The first few weeks of 2008 were tough on Kenya. After a disputed national election, parts of the country erupted in violence that led to some Kenyans losing their lives. A large number of families were displaced from their homes.
It is estimated that more than 200,000 tourism and associated sector employees have been laid off or had their salaries cut. This means that more than 2 million people have indirectly been affected economically.
On Feb. 28, both parties agreed to share in governing the country. This historic power-sharing deal and the swearing-in of a Grand Coalition Cabinet restored peace and calm across Kenya. The new government has affirmed its commitment to re-establishing Kenya as one of Africa's most stable and economically successful nations.
Kenya is rebuilding, repairing ties across neighborhoods, tribes and regions. Prime Minister Raila Odinga has apologized to the tourism industry for the harm the protracted electoral dispute caused this very important sector.
This is where we in the travel industry can help. The rainy season will end this month, and the country is primed for new bookings. For our colleagues in tourism, bookings for the remainder of 2008 will be crucial to getting back to work, feeding their families and meeting their financial obligations.
Forces are gathering to help Kenyans regain their rightful place in safari tourism. The Kenya Tourist Board has launched a campaign with the theme "I am the original home of the Safari. I am Kenya." U.S. tour operators are sending the same message to all who contact them: Kenya is a safe and desirable safari destination.
Even the U.S. government is involved. An unprecedented letter from Ambassador Michael E. Ranneberger on April 23 encouraged Americans to visit and invest in Kenya.
"The U.S. recently pledged an additional $25 million in new assistance to help in the reconciliation and reconstruction efforts," Ranneberger wrote. "I hope you'll consider visiting Kenya as a tourist or businessperson in 2008. The country is very much back in business, and this is an exciting time to be here. There is a tangible spirit of renewed hope and opportunity. You'll find Kenyans to be welcoming and warm. I hope to see you here soon!"
The party invitations are going out; will we send the guests?
We sellers of travel can do more than passively support clients who inquire about travel to Kenya. We can actively encourage our Africa-bound travelers to consider this prime safari destination.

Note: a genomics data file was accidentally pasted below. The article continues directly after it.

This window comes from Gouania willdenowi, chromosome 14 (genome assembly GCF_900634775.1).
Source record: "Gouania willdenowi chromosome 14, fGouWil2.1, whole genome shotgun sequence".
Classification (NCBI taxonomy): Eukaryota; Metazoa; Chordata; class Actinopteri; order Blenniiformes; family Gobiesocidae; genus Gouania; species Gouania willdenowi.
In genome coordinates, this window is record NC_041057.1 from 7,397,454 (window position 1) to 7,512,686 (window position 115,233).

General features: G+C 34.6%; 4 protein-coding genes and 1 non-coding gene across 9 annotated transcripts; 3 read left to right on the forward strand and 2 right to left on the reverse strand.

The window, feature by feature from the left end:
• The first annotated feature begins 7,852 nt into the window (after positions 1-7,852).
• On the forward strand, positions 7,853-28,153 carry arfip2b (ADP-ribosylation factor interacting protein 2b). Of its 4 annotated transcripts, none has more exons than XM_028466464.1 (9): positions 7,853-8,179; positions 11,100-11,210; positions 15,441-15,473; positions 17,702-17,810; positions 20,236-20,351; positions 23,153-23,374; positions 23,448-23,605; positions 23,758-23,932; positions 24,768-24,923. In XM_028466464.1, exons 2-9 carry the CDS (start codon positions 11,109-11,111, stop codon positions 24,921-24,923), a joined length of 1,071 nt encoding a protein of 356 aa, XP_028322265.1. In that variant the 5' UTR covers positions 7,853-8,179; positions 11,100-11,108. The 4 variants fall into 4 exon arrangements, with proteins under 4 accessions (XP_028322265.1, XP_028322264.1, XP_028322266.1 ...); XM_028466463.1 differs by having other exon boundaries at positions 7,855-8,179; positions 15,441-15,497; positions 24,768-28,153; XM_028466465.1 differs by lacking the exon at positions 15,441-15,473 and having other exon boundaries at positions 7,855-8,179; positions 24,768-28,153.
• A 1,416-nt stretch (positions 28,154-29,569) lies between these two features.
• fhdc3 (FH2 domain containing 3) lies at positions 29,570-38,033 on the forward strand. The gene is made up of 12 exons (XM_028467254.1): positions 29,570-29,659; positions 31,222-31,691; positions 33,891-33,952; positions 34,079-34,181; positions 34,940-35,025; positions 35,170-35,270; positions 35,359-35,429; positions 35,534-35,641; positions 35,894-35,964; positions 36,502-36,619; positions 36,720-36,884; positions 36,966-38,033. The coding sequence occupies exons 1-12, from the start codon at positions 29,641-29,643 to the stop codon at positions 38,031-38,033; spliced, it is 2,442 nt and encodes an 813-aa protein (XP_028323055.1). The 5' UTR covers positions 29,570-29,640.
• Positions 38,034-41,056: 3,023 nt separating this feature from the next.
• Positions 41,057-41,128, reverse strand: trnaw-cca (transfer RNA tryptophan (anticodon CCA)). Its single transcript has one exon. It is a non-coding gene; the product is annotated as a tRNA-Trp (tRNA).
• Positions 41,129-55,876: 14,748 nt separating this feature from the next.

The problems in Kenya were political and did not reflect the feelings of locals toward visitors. Kenyans have always welcomed visitors with open hearts and warm smiles. All who travel to this country return home with fond stories of guides, drivers and locals offering a quick laugh, a story and genuine hospitality.
Like no other time in recent years, we who have enjoyed Kenyan safaris can repay this friendliness with a steady flow of visitors to a country whose population depends on tourism.
If potential travelers need reminding of the wonders of Kenya, here are my top 10 reasons why clients should visit this year.
- Sometime in late July, 1.5 million wildebeests and zebras will enter the Masai Mara for several months. Seeing the migration from a hot-air balloon is unforgettable.
- Samburu, Amboseli and the Mara have the large elephant herds that offer hope this species has a place in our world.
- Samburu offers the gerenuk gazelle, a world-class oddity one has to see to believe.
- Families love Kenya, and Kenyans love kids. So if you want to take children to Africa, Kenya is the place to visit.
- Kenya has new, luxurious, boutique tented camps that make one feel like they are surrounded by Africa, rather than by a lodge full of tourists.
- Mobile camping is the best way to experience the bush, and Kenya offers several stunning locations.
- Special elements like small-plane charters, helicopter flights, golfing and visits with notable experts cost a fraction of what they cost elsewhere.
- Kenya can be easily combined with either Tanzania or Uganda (gorilla tracking) for an even more unforgettable experience.
- Kenya offers the best value for one's tourism dollar in Africa: plains full of game, English-speaking locals, a variety of accommodations, wonderful climate and an easy country to get around.
- The recent slowdown in tourism is only temporary. If you ever wanted to see the Mara or Samburu with fewer tourists, this is the year to visit.
As luck would have it, the Abercrombie & Kent sales team held our January meeting on safari in Kenya and Tanzania. We were there during some of the worst of the unrest, moving through both Jomo Kenyatta and Wilson Airports four times. At no time were we in any danger, nor did we see any protests, riots or street demonstrations. We could not have said there was unrest until we watched CNN at the Norfolk Hotel. Our plans were not changed, nor our itinerary altered. If there was no reason to avoid the country in January, there is certainly no reason to stay away now.
For all our colleagues in the tourism industry in Kenya, this is my attempt to set the record straight here at home. Americans are prone to remember images on the evening news, when in fact what is shown represents a small fraction of the reality.
Let us extend the hand of friendship to our colleagues in Kenya by sending our guests into their friendly, welcoming care. We will be profusely thanked by these fortunate visitors to a country that continues to offer the magic of spectacular safaris.
The party is starting, the large cats are chasing the grass eaters, the campfires are set, the sundowners are poured, the open sky is vast, the sunsets are spectacular and the country is ready to welcome visitors with a hearty "Jambo."
Cynthia Reed is sales director for Abercrombie& Kent.